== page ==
i have a cadex 23 guage pin nailer that will take up to two inch pins.

    michael

  6. #6
    Join Date
    May 2004
    Location
    Port Orchard WA
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    432
    My Grex P650 will sink 2" pins into oak with no difficulties. With long pins you should remain aware that they can sometimes get deflected out the side, so keep the fingers clear! This is why 23g pins are better than 18g brads. You don't get as much blood on the project.

  7. #7
    Never had a need for a pin longer than 1" with my PC pin nailer.


    I go with 18ga if I need something longer


  8. #8
    Join Date
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    Quote Originally Posted by Steve Clardy View Post
    Never had a need for a pin longer than 1" with my PC pin nailer.


    I go with 18ga if I need something longer
    Ditto.

    Why would I want to/need to fire a 23g 2" pin? I'm not arguing, its a legitimate inquiry.

    I use it for A+C 1/4" x 1/4" glazing strips - "delicate" stuff like that - and its tough enough with 5/8" pins to keep them from running wild in QSWO.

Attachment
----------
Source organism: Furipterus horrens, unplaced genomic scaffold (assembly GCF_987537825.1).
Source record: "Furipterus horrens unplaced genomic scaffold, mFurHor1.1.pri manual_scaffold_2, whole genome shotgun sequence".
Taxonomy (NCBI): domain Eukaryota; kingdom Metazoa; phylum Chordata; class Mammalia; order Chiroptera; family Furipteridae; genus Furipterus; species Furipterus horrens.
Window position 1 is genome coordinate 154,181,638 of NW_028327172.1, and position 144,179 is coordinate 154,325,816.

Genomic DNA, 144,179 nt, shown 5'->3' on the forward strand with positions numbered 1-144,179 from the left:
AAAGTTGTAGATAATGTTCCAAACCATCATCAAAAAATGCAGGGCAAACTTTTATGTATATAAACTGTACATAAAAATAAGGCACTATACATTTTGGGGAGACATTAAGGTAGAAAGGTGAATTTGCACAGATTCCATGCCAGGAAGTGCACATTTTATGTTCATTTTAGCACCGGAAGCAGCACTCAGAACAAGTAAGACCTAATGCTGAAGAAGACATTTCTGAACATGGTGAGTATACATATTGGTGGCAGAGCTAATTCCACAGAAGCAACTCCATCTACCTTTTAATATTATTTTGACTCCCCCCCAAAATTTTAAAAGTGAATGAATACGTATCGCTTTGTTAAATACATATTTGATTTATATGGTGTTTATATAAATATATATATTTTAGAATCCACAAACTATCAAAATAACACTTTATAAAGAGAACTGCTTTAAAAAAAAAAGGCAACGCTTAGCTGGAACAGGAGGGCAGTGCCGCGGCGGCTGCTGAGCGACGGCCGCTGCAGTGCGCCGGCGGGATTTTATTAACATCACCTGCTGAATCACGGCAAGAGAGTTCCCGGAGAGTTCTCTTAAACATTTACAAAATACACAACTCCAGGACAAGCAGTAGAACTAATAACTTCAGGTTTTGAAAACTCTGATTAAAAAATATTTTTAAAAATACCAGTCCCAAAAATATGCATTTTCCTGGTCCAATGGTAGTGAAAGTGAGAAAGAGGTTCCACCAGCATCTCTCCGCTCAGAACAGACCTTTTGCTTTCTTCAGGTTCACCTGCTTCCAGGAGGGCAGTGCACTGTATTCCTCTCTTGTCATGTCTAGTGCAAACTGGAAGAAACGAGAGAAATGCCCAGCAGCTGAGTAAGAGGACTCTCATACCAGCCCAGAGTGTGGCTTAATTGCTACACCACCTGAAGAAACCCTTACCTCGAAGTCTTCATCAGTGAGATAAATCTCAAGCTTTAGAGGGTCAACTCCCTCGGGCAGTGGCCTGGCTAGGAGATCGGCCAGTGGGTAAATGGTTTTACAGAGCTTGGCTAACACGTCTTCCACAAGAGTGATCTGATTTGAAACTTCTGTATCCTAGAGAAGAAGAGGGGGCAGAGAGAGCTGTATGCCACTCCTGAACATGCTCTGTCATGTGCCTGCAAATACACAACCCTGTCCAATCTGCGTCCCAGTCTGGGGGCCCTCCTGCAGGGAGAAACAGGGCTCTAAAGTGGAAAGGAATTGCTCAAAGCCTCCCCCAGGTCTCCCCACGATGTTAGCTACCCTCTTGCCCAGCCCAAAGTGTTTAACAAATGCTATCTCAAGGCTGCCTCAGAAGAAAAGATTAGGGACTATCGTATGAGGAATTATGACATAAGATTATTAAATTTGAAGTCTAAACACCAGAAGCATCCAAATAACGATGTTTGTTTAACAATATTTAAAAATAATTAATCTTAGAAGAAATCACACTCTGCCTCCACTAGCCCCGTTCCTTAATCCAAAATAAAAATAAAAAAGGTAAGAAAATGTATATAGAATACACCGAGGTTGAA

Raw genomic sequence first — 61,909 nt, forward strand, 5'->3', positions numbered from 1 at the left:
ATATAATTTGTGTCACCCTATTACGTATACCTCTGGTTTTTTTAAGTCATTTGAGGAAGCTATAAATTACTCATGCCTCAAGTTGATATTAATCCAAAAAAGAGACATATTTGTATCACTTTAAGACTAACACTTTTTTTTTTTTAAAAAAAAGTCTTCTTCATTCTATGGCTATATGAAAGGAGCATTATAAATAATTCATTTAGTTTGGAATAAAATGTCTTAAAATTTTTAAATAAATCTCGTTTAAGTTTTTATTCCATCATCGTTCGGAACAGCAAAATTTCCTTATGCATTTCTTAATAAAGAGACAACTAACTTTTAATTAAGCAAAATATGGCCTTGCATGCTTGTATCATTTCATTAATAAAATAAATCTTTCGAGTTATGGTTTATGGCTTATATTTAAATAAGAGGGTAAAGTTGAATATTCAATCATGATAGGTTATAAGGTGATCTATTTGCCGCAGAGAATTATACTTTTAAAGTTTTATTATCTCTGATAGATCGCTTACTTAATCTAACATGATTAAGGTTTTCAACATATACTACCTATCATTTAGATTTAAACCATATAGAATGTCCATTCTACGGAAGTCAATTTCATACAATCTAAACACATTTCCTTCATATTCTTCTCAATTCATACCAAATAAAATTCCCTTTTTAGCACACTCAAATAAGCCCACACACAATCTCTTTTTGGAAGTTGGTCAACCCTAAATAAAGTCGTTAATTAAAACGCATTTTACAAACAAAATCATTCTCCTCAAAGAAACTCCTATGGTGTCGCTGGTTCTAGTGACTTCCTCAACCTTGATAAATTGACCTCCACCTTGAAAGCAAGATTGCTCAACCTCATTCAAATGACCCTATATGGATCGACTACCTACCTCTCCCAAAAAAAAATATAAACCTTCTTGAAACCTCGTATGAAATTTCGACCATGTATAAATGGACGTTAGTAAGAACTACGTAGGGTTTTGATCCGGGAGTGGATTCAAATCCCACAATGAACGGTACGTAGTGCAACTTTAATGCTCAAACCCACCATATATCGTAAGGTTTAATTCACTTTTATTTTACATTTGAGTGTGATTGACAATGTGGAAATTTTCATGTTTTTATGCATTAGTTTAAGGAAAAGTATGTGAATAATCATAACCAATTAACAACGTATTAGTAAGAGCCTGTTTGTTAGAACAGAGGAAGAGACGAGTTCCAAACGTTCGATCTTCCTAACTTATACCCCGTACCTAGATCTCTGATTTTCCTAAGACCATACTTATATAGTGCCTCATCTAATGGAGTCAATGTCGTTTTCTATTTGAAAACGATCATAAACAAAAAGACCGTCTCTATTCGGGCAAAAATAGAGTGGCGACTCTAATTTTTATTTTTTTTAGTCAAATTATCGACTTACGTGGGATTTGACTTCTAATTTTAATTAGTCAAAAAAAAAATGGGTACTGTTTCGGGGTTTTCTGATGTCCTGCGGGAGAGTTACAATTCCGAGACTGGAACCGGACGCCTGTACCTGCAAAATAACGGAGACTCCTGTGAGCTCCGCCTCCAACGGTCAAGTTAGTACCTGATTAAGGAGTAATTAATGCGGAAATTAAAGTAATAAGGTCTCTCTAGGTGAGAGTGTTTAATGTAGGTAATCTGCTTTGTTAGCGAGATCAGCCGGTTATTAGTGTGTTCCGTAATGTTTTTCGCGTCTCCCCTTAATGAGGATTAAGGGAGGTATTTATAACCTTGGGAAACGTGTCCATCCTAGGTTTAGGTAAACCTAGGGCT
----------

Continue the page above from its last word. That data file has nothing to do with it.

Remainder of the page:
9. #9
    I have a GREX, available at Woodcraft.

  10. #10
    Join Date
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    Victor, Idaho
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    My Max shoots 1 3/8" pins, and that is just enough for 3/4" thick trim. Anytime you are nailing 3/4" thick stock, you are most certainly using glue, so the pin only needs to keep the piece from falling on the floor while the glue drys.

    If not using glue, 18Gauge is the absolute smallest nailer I ever use, and that is only if the piece will not be under any stress.

    -Steve

  11. #11
    Quote Originally Posted by Kent A Bathurst View Post
    Ditto.

    Why would I want to/need to fire a 23g 2" pin? I'm not arguing, its a legitimate inquiry.
    Example: Gluing a 1.5" edge onto a table top. I really just want to glue and clamp it, but I can't hold the 10' board(conference table) up while I get clamps in place. A couple of pins will hold it in place while I get it all clamped up and not leave holes that need filling.